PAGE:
"Создавать иллюзию деятельности" or "Создавать видимость деятельности" which literaly translates to "Create an appearance (or visibility) of action(or work)". A common phrase would also be "создавать видимость бурной деятельности". You can use this when you, for example, want to describe someone who is doing nothing at work, but tries to pretend he is working hard when his boss comes by:

"Он целый день сидел и создавал иллюзию бурной деятельности" >(literally)> For the whole day he was just sitting there and creating an appearance of hard work.

Now, for the debate. Wiki says:

Handwaving is also occasionally used in informal debate or discussion. If the opponent in a debate uses the term, it is meant as a shorthand way to accuse the proponent in the debate of having committed a logical fallacy. In this sense, it is also as if a participant is waving their hands to obscure clear debate, as a verbal or logical smoke screen.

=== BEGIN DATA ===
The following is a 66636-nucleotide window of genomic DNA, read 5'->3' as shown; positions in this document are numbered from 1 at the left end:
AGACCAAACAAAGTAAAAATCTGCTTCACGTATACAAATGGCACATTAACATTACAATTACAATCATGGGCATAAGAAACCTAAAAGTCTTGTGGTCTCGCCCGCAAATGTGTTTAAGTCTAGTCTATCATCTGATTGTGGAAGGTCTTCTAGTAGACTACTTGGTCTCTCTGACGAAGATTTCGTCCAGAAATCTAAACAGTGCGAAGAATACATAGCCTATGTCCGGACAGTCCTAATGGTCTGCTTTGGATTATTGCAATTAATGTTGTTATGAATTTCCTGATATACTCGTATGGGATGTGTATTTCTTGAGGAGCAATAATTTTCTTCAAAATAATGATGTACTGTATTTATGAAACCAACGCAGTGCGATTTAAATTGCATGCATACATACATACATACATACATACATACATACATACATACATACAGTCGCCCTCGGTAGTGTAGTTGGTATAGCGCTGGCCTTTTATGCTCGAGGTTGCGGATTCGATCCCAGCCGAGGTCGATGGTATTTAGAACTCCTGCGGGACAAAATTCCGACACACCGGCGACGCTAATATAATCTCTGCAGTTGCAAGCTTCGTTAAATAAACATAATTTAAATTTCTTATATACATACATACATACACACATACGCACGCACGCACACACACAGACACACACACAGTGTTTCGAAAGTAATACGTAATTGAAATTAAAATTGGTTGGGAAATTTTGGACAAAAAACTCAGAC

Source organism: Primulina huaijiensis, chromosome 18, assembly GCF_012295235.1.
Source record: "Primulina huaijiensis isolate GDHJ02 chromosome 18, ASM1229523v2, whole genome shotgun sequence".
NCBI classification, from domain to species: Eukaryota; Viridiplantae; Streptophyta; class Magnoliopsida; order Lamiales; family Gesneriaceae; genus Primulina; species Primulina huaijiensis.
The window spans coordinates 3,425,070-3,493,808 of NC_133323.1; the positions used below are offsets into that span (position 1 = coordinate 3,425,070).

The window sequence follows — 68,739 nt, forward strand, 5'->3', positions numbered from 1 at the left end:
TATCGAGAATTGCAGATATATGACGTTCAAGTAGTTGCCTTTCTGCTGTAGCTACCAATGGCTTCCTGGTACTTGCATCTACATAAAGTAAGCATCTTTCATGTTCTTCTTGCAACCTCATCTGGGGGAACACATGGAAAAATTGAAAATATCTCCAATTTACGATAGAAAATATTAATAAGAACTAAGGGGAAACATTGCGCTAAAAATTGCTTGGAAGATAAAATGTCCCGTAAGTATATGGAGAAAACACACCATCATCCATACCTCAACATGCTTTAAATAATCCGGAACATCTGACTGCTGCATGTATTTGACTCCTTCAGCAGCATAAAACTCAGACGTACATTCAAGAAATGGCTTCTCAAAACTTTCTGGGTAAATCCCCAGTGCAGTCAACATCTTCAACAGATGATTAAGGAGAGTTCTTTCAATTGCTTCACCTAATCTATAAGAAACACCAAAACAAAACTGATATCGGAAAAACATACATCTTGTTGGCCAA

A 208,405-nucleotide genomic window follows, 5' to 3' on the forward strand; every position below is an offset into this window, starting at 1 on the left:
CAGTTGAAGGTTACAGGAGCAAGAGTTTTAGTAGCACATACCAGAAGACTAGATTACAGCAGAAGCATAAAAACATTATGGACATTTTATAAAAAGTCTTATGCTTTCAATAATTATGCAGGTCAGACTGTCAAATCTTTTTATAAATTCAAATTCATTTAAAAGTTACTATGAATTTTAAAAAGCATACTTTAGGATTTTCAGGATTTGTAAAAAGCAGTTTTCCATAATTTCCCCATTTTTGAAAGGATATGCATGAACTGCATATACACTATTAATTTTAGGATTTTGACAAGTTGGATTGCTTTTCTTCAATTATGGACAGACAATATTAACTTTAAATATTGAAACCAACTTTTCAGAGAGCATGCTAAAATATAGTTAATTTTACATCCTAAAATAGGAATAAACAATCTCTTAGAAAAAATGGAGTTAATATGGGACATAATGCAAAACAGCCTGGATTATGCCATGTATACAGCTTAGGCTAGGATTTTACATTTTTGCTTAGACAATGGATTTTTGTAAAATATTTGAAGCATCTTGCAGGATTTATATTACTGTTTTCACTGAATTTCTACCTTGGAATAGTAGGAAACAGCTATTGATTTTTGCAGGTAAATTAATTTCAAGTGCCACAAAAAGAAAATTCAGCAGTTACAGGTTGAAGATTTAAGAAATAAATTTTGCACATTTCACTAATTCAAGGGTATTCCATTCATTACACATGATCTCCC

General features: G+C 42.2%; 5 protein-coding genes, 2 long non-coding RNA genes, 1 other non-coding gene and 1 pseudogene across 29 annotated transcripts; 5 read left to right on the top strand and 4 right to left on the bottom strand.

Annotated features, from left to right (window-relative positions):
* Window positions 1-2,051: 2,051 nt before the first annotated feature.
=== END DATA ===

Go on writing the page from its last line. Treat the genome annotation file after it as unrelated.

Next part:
The part about "smoke screen" is easy, you can say that the opponent is trying to "запутать", "создать дымовую завесу" (which would be a literal translation), or, if you want a colloquial form, "запудрить мозги".

As for the other parts of the wiki article, I can't really come with a short (or, possibly, one-word) translation for them.

As for your example:

If someone gives a derivation of a formula in math, physics, etc. without justifying the > steps, you can say in English that the person is giving a "handwaving argument" or "this step is handwaving"

I suppose the meaning here is close to "unclear", "unobvious" or "ambiguous". In this case you can say "неочевидный", or "неясный" which is not a literal translation, but suits well f you are talking about, say, a math formula: